secret somerset


In 1962, William Somerset Maugham’s nephew, Robin, his own literary efforts having not amounted to much, informed his wealthy and famous uncle that an American publisher, Victor Weybright, had offered him an advance of $50,000 to write Maugham’s biography. “Obviously I can’t afford to turn down such a good offer,” the younger Maugham explained. “As you know, although I earn enough from my writing to keep me going each year, I haven’t a penny of capital.” The letter’s affectionate tone notwithstanding, Maugham had no trouble grasping its import and responded by sending Robin a check equal to the one he would have received from Weybright. “I give you my word that I shall not write any other biography about you — ever,” Robin replied. “I’m really awfully shy about all this, but I’m also very ­grateful.” “Shy” is a peculiar adjective to use to describe blackmail, which was, as Selina Hastings makes clear in her biography, “The Secret Lives of Somerset Maugham,” Robin’s intention. Himself homosexual, Robin had been privy to Maugham’s erotic and emotional involvements with other men since he was a teenager, and might well have been the object of more than avuncular interest on Maugham’s part. (“I’m not saying I think there was incest,” ­Glenway Wescott recalled, “but Willie was infatuated with Robin.”)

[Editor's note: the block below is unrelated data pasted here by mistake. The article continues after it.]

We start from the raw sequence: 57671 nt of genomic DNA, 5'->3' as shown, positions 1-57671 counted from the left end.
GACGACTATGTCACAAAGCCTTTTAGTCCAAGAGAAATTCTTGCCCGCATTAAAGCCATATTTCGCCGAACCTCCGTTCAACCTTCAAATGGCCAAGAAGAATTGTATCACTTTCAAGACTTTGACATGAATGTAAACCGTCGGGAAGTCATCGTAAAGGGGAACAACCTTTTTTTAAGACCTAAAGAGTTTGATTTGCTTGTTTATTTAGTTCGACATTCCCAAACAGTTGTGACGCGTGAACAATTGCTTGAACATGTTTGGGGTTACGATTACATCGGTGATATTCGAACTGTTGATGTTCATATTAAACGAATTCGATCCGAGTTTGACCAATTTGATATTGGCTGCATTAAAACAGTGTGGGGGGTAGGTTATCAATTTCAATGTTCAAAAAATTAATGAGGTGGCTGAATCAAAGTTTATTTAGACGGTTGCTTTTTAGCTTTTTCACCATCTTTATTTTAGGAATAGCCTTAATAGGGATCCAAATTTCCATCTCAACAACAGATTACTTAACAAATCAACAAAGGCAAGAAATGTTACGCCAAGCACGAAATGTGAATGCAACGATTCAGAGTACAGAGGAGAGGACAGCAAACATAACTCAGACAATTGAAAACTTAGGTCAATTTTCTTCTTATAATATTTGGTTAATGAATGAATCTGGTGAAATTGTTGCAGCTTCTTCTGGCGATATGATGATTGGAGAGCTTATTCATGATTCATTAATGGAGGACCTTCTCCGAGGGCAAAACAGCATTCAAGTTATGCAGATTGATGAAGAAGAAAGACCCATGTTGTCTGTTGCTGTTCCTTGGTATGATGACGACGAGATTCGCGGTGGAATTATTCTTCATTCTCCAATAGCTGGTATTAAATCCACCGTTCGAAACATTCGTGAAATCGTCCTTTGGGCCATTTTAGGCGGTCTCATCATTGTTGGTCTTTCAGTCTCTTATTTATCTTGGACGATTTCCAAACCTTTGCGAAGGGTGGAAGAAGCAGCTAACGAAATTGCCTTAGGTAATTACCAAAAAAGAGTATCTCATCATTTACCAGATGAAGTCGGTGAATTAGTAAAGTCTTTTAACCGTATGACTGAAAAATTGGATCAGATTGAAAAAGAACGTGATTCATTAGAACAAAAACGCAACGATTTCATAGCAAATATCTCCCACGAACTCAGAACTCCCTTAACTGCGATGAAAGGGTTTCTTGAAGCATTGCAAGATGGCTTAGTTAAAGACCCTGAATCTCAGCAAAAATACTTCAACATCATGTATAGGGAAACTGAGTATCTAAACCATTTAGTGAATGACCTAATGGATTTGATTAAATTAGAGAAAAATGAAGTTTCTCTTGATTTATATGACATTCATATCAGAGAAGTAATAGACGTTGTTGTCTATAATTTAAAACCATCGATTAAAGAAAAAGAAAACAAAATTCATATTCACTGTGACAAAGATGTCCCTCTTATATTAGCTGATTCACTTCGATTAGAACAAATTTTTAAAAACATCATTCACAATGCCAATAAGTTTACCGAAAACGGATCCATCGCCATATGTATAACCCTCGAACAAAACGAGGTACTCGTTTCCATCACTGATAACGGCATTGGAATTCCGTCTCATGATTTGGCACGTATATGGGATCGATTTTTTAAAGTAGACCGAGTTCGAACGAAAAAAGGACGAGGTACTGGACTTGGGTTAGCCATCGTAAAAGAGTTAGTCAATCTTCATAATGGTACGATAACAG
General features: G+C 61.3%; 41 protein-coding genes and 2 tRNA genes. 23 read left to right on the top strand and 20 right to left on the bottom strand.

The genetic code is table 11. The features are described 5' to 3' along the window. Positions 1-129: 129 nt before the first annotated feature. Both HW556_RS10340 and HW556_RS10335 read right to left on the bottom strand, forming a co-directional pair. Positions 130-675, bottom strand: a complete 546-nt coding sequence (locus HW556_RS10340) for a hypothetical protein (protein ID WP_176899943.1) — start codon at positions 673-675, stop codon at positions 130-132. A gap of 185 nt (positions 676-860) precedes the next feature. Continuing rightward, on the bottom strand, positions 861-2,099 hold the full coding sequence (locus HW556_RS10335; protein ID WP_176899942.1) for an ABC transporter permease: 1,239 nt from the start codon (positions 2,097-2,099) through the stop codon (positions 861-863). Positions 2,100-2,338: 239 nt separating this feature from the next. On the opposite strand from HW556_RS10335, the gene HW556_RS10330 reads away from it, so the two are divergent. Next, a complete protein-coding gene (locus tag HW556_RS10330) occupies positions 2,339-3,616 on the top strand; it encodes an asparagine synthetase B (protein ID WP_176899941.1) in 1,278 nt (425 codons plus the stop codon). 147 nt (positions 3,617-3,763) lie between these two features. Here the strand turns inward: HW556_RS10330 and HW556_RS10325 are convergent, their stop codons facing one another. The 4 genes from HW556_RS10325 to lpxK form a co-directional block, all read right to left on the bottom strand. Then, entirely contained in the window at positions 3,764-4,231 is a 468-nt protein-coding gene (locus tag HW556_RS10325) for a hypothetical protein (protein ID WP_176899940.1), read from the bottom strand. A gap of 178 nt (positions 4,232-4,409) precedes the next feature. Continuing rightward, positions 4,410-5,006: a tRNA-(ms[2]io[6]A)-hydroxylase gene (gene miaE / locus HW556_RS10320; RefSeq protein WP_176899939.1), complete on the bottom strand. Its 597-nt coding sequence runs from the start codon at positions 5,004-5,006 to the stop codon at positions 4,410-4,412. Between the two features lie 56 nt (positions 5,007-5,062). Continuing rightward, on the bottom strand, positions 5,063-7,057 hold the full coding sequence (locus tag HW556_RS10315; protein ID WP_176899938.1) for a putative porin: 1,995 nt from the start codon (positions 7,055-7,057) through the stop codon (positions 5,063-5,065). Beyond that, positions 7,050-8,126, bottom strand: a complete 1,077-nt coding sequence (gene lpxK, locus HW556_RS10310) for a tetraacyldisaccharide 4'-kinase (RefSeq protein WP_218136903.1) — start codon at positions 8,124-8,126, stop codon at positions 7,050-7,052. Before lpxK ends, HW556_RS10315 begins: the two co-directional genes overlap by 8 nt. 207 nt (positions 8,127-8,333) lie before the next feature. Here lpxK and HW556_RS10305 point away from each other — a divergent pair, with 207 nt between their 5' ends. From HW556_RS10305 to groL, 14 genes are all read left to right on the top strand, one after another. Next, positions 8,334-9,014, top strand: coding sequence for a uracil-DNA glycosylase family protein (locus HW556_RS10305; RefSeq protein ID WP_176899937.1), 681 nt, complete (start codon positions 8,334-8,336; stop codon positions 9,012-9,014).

more from David Leavitt at the NYT here.